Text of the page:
Skip to main content
InsightMar 08, 2021

Meet three female firm owners carving their own paths in the design industry

Written by Vanessa Eckstein RGD, and Elana Rudick RGD, Design Is Yummy

The theme of International Women's Day 2021 is “choose to challenge.”  In honour of this theme, we asked firm owners Vanessa Eckstein, Kim Pickett and Elana Rudick to share their insights on challenging expectations, building businesses and creating a space for themselves within the design industry.

Vanessa Eckstein RGD

Founder & Creative Director at Blok Design in Toronto

Known for her passion for taking on initiatives that blend cultural awareness, humanity and a love of art to advance society and business alike, Vanessa’s experiences living and working in Buenos Aires, LA, New York, Mexico City and Toronto, have given Blok a unique international perspective that has been recognized and awarded around the world.

1. How did you start your firm?

I started blok a long time ago at a very young age, full of hope and with the simple intention of creating a space where we could collaborate with creatives in diverse fields to challenge, shift and expand our understanding of the world through the projects we worked on. This seems very idealistic, but design was siloed and having a political view and standing for social issues was actually challenging the societal narratives of the time. My passion has always been to cross boundaries and expand values by design, while highlighting, at the core, our own humanity.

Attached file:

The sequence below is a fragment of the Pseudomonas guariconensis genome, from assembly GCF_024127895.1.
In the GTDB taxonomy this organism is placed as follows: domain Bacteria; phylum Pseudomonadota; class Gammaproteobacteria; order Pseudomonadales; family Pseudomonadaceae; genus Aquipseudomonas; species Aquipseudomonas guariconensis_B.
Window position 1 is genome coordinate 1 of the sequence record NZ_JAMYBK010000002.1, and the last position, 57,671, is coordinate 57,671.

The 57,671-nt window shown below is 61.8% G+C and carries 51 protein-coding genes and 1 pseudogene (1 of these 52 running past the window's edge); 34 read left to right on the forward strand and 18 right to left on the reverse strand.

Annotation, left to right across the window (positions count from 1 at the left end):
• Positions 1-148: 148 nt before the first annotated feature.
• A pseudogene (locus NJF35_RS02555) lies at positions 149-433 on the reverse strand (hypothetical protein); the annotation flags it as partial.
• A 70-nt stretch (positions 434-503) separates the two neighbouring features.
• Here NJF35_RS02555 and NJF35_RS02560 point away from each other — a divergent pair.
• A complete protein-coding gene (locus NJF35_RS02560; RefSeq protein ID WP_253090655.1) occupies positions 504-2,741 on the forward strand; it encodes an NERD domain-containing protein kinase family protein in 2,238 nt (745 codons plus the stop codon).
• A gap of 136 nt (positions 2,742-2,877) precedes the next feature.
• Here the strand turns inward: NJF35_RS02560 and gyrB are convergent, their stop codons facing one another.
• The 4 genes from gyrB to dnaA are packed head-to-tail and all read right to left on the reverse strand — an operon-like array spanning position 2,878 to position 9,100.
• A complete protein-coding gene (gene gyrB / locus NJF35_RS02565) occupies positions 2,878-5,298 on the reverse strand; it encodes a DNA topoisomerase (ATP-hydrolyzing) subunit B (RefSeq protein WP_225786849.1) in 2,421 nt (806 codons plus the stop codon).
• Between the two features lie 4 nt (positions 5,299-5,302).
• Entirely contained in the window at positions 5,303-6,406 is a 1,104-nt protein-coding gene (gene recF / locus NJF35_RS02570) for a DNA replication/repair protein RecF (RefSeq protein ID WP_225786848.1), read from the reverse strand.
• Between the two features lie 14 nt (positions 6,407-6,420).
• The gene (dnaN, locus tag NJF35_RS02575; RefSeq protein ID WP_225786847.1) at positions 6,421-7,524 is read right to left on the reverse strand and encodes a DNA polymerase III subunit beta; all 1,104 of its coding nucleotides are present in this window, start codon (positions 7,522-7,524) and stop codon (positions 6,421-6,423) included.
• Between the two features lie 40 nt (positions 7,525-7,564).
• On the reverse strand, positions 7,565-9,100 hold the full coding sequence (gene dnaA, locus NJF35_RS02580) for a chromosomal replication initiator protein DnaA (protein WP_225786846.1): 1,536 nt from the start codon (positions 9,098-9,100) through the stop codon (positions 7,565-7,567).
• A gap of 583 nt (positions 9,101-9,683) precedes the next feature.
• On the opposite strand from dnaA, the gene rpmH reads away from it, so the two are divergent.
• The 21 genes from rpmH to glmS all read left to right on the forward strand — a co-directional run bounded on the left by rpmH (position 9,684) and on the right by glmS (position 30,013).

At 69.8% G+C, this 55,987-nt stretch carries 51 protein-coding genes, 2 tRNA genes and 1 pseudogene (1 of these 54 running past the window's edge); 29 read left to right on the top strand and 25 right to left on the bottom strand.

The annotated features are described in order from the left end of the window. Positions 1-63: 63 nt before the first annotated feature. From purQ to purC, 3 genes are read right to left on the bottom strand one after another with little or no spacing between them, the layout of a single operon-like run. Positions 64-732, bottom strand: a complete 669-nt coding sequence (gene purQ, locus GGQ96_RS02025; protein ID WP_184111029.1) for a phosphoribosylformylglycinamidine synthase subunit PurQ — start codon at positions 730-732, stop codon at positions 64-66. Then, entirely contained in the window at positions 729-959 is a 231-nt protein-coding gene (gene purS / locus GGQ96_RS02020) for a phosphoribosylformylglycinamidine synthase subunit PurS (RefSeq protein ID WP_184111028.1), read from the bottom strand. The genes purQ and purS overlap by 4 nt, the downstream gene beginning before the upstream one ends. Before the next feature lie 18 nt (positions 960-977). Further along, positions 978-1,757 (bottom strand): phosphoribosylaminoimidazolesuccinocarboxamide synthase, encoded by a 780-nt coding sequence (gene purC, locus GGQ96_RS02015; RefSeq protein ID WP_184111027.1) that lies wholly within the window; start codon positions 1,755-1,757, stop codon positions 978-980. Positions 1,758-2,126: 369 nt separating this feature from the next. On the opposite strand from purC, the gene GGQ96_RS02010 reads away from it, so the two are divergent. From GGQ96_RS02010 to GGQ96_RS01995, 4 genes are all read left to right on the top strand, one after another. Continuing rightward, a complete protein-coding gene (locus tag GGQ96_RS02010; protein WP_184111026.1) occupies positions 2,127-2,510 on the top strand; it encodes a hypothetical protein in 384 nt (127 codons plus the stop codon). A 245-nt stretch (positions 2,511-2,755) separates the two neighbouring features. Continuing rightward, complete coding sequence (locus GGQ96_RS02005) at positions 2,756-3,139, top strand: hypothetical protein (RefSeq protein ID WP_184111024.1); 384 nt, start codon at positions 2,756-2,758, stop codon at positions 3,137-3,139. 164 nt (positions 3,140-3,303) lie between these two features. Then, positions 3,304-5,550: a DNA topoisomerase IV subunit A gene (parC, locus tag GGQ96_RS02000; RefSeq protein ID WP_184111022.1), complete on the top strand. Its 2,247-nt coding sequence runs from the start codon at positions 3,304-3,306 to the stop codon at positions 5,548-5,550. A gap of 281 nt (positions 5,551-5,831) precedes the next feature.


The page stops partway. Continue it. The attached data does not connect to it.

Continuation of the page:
When I opened blok, there were almost no women running design studios on their own. Yet, I was surrounded by deep thinkers and a full force of inspirational women from the Arts to Humanities to Literature and Social Activism which made me believe that carving my own path was actually possible.

2. Women are still outnumbered by men in senior positions. What does it mean to you to be a woman in a senior leadership role in the design industry?

I see my role more as a free-spirited creative thinker that will always explore, experiment and question all existing preconceptions. As women we inevitably bring many different ways and experiences as to how we encounter the world, but I have never wanted to be defined narrowly as a person or even within the work I do. This openness has helped me reframe and reshape myself and the studio consistently. That is where my passion lies.

3. Can you share any advice for women interested in starting their own firm?